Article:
Principle of Financial Transaction Tax — 18 Jun 2013 at 15:39

The majority of MPs voted against the principle of the Financial Transaction Tax.

MPs were considering a motion[1] noting European Documents on European Monetary Union. The amendment rejected in this vote was:

  • amendment (a), leave out
  • further notes that the proposals for the Financial Transaction Tax have been challenged by the Government in the European Court of Justice’;
  • and insert
  • ‘calls on the Government to support the principle of an FTT and to learn lessons from the EU proposal and work with other global financial centres, especially the US, to reach a consensus on a design set at a modest rate without creating negative economic consequences and which minimises international tax arbitrage;’.


Debate in Parliament | Source |

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Party Summary

Votes by party, red entries are votes against the majority for that party.

What is Tell? '+1 tell' means that in addition one member of that party was a teller for that division lobby.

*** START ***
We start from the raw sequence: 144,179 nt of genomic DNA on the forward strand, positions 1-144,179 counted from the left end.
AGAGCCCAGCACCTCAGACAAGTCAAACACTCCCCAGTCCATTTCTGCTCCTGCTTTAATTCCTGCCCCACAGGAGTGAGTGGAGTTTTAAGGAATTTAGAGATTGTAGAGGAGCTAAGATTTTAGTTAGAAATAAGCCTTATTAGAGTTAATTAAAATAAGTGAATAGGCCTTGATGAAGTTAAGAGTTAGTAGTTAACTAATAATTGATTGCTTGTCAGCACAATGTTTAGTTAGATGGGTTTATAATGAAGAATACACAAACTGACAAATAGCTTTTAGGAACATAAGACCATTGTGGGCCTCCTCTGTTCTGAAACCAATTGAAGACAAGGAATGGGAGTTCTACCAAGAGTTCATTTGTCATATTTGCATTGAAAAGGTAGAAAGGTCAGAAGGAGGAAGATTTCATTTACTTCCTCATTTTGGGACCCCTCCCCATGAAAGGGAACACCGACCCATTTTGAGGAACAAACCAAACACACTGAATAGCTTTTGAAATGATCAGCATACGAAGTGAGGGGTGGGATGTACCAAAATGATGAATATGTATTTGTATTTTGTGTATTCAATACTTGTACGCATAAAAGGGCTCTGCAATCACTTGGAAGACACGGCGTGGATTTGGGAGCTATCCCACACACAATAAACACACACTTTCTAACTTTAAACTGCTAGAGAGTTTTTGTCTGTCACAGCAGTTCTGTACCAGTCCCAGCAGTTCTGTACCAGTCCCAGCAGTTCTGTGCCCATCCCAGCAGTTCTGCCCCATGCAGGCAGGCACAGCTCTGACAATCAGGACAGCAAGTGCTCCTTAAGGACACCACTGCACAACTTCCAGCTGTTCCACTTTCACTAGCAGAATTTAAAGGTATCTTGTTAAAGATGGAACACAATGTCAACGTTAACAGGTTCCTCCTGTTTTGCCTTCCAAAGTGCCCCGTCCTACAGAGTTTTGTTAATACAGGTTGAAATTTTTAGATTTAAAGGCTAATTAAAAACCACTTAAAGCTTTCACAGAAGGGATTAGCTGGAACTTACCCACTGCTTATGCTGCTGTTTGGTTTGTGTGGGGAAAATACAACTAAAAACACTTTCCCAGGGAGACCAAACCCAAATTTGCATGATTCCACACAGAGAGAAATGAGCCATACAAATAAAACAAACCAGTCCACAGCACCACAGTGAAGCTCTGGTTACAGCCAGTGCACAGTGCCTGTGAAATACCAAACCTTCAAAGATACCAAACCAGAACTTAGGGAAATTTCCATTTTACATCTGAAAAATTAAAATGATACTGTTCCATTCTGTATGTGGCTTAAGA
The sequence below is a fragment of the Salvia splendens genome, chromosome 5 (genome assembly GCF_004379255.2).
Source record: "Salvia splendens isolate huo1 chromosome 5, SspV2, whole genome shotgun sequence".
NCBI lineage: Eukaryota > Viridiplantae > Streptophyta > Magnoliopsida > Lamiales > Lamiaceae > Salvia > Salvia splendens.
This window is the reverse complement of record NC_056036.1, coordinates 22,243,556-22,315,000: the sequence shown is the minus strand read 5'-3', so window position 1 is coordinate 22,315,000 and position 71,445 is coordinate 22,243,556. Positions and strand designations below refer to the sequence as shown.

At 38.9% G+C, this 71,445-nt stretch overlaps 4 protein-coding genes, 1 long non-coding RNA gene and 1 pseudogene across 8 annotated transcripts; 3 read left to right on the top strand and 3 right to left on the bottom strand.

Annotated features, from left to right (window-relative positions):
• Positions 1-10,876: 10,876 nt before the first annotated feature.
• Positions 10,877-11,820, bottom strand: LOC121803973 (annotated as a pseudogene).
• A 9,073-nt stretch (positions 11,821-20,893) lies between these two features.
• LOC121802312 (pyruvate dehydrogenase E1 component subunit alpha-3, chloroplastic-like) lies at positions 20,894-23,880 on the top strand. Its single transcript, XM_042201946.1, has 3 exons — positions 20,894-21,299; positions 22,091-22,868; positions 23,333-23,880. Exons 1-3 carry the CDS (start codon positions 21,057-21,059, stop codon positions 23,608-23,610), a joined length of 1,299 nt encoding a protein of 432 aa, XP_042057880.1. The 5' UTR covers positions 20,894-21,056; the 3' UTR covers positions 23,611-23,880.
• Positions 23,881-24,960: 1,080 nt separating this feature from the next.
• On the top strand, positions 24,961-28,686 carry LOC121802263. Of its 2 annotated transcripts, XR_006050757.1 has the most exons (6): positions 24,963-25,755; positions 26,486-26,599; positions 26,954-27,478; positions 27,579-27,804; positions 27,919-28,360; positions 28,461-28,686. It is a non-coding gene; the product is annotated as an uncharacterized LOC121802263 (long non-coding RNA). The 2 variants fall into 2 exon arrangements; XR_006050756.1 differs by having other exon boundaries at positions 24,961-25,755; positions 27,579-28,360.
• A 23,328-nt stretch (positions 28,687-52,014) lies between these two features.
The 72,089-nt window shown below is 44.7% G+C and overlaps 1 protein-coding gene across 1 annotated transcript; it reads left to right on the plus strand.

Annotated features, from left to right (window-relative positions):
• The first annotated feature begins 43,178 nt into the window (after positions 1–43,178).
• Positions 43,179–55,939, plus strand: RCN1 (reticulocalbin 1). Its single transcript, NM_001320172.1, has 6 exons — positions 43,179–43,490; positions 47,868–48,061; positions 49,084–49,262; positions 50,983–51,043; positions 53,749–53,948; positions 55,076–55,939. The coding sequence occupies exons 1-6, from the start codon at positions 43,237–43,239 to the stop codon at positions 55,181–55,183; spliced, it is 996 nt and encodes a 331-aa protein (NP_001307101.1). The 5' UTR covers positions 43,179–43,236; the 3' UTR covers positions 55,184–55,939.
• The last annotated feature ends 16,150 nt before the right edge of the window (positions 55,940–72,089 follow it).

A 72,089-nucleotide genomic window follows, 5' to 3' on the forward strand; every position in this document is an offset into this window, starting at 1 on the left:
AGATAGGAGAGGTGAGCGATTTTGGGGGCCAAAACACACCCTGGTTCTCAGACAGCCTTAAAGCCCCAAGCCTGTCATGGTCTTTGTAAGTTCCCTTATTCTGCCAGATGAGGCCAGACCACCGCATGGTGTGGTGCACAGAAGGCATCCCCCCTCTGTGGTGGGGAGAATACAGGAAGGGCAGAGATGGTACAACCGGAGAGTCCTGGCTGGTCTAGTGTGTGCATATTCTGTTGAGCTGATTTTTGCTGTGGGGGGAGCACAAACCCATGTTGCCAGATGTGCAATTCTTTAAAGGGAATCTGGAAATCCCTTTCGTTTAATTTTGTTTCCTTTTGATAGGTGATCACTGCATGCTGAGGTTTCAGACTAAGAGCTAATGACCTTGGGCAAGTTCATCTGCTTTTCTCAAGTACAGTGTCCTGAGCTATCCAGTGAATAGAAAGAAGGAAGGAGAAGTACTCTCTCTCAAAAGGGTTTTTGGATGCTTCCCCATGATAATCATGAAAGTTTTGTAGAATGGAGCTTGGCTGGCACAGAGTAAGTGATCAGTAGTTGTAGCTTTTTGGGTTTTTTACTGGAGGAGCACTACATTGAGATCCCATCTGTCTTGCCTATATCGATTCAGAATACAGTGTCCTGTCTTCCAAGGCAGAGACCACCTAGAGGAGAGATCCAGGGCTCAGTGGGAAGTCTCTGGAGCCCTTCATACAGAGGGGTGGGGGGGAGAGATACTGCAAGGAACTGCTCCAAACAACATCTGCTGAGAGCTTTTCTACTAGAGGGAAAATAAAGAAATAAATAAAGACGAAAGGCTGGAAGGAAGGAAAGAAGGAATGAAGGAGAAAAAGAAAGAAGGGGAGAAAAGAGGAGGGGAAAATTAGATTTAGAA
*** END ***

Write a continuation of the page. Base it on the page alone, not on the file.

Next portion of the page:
What are Boths? An MP can vote both aye and no in the same division. The boths page explains this.

What is Turnout? This is measured against the total membership of the party at the time of the vote.

PartyMajority (No)Minority (Aye)BothTurnout
Alliance0 10100.0%
Con265 (+1 tell) 0087.2%
DUP2 1037.5%
Green0 10100.0%
Lab0 202 (+2 tell)079.1%
LDem44 (+1 tell) 1082.1%
PC0 30100.0%
SDLP0 2066.7%
SNP0 4066.7%
Total:311 215082.7%

Rebel Voters - sorted by party

MPs for which their vote in this division differed from the majority vote of their party. You can see all votes in this division, or every eligible MP who could have voted in this division

Sort by: Name | Constituency | Party | Vote

Jim ShannonStrangfordDUP (front bench)aye
Ian SwalesRedcarLDem (front bench)aye

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